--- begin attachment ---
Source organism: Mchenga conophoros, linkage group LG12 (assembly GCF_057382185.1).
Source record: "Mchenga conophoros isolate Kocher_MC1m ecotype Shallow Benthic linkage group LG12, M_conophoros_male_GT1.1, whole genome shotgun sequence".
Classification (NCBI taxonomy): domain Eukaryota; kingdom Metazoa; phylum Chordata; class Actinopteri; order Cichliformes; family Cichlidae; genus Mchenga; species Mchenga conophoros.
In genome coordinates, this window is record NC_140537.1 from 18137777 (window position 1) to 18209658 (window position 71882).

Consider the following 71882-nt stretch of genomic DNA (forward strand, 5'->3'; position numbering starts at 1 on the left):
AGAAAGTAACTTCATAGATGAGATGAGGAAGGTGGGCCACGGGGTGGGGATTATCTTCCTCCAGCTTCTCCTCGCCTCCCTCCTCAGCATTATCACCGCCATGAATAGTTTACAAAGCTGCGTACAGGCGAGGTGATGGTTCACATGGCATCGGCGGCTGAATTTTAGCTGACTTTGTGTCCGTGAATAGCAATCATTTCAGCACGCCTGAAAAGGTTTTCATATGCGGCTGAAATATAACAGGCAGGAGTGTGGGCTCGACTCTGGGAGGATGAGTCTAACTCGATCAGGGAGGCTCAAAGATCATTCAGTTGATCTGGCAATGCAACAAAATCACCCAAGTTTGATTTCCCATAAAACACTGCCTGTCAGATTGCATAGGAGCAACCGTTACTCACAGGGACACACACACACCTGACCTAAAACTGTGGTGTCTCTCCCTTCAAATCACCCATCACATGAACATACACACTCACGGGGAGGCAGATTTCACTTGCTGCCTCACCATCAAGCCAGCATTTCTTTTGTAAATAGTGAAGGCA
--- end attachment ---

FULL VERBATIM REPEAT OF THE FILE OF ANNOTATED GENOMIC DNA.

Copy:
Source organism: Mchenga conophoros, linkage group LG12 (assembly GCF_057382185.1).
Source record: "Mchenga conophoros isolate Kocher_MC1m ecotype Shallow Benthic linkage group LG12, M_conophoros_male_GT1.1, whole genome shotgun sequence".
Classification (NCBI taxonomy): domain Eukaryota; kingdom Metazoa; phylum Chordata; class Actinopteri; order Cichliformes; family Cichlidae; genus Mchenga; species Mchenga conophoros.
In genome coordinates, this window is record NC_140537.1 from 18137777 (window position 1) to 18209658 (window position 71882).

Consider the following 71882-nt stretch of genomic DNA (forward strand, 5'->3'; position numbering starts at 1 on the left):
AGAAAGTAACTTCATAGATGAGATGAGGAAGGTGGGCCACGGGGTGGGGATTATCTTCCTCCAGCTTCTCCTCGCCTCCCTCCTCAGCATTATCACCGCCATGAATAGTTTACAAAGCTGCGTACAGGCGAGGTGATGGTTCACATGGCATCGGCGGCTGAATTTTAGCTGACTTTGTGTCCGTGAATAGCAATCATTTCAGCACGCCTGAAAAGGTTTTCATATGCGGCTGAAATATAACAGGCAGGAGTGTGGGCTCGACTCTGGGAGGATGAGTCTAACTCGATCAGGGAGGCTCAAAGATCATTCAGTTGATCTGGCAATGCAACAAAATCACCCAAGTTTGATTTCCCATAAAACACTGCCTGTCAGATTGCATAGGAGCAACCGTTACTCACAGGGACACACACACACCTGACCTAAAACTGTGGTGTCTCTCCCTTCAAATCACCCATCACATGAACATACACACTCACGGGGAGGCAGATTTCACTTGCTGCCTCACCATCAAGCCAGCATTTCTTTTGTAAATAGTGAAGGCA